Josie Vonk will graduate in Spring 2023 with a major in Psychology and certificates in Documentary Studies and Innovation & Entrepreneurship. Josie was nominated by Susie Post-Rust, Lecturing Fellow in the Center for Documentary Studies, for her ongoing work as a service-learning assistant (SLA) in documentary studies courses. Josie first took a Documentary Studies course as part of a freshman Focus cluster: Knowledge in the Service of Society. She continued for several semesters as a service-learning assistant in documentary studies, working in both Croasdaille Retirement Village and later in Hillsborough.
This is, in part, because Josie has always intuitively known how to connect with people. This skill allowed her to produce documentary work that conveyed the deeper nuance of her subject, revealing the heart of someone’s story. I felt grateful when she agreed to be my SLA because her skill and insight could benefit so many other service-learning students. – Susie Post-Rust
"It is without a doubt that service-learning has fundamentally altered how I think about participating in community and “who helps who”. As I’ve walked through the documentary process with over 100 students, the most rewarding part is seeing the fruitful friendship blossom between them and their subject as they learn to empathize and understand their subject’s story. I am so grateful for the opportunities that the Service-Learning department has offered me and continually wowed by the profound changes I see in students who find a love for their community," Vonk said.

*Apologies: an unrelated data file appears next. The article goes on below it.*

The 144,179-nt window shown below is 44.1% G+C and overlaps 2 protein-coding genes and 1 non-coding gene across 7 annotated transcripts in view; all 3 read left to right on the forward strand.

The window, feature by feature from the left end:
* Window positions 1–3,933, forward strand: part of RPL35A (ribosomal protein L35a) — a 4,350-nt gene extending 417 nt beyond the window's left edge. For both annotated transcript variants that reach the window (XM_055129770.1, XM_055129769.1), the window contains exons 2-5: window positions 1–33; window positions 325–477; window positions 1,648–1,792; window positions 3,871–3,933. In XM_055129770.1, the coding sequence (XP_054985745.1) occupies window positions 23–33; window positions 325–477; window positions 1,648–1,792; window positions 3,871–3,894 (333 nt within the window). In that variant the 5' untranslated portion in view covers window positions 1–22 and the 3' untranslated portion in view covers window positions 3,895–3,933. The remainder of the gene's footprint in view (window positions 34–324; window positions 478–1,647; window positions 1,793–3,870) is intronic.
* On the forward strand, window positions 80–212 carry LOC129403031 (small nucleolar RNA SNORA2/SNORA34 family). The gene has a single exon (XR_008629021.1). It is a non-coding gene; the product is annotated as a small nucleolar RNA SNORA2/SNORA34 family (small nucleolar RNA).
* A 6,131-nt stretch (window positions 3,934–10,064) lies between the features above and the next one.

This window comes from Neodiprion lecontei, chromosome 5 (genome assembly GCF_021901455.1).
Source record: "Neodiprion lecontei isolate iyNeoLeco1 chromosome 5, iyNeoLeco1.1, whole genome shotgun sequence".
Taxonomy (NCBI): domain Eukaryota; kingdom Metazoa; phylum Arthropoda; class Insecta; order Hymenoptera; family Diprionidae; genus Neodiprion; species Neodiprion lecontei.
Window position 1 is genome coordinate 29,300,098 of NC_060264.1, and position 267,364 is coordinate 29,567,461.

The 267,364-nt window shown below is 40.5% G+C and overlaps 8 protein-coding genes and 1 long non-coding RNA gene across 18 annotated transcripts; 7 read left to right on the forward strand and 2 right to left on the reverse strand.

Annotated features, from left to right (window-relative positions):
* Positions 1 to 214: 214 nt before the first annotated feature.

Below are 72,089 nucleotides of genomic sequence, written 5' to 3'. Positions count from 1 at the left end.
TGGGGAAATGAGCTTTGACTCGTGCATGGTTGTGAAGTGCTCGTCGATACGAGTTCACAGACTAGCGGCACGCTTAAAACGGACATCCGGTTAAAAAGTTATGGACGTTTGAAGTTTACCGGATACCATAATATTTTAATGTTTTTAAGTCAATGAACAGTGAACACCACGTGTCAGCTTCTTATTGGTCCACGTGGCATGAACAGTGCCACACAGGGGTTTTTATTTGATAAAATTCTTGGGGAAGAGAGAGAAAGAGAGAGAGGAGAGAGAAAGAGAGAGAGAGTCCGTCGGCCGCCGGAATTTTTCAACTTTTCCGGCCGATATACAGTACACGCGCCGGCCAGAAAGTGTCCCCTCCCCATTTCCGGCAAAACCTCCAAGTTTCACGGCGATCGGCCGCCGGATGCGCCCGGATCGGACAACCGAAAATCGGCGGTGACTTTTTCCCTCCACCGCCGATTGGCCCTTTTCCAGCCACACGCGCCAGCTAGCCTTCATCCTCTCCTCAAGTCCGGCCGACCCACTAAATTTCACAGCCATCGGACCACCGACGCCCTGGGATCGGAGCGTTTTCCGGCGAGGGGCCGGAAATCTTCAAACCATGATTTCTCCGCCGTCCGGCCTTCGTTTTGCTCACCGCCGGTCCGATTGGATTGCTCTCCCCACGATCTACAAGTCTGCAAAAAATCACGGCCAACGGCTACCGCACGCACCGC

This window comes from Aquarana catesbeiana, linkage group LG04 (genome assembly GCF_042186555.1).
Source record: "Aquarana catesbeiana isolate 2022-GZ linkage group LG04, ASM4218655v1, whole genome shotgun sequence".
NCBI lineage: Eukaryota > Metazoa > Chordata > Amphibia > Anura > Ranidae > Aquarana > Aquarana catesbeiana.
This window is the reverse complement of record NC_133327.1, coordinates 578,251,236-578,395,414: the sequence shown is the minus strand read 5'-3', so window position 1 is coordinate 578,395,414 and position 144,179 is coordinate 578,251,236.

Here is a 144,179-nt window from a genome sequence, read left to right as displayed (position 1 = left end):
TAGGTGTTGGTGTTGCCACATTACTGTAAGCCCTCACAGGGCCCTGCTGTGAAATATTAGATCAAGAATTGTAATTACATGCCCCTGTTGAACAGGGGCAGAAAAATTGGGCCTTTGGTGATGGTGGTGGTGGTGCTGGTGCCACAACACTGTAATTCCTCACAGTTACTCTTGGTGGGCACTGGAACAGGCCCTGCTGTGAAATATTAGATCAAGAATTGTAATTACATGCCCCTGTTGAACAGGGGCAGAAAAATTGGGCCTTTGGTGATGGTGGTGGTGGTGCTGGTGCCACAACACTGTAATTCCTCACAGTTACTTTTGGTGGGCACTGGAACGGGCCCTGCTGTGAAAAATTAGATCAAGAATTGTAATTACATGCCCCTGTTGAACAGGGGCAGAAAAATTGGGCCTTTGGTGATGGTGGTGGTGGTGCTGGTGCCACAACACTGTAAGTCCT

Elizabeth Maydew will graduate in Spring 2023 with a major in Spanish and minors in Biology and Chemistry. Elizabeth was nominated by Joan Clifford, Associate Professor of the Practice of Romance Studies and Faculty Director and Consultant for Duke Service-Learning, for her ongoing and sustained work with GANO, a student organization that tutors English language learners from the community. Elizabeth worked with Dr. Clifford through GANO, and as a student in Spanish 306-01.01, Health, Culture, and the Latinx Community, a service-learning course. Elizabeth has also volunteered for several other organizations serving the Latinx community, including Roots Causes, the Duke Infectious Disease clinic, and the Campbell University Community Care clinic.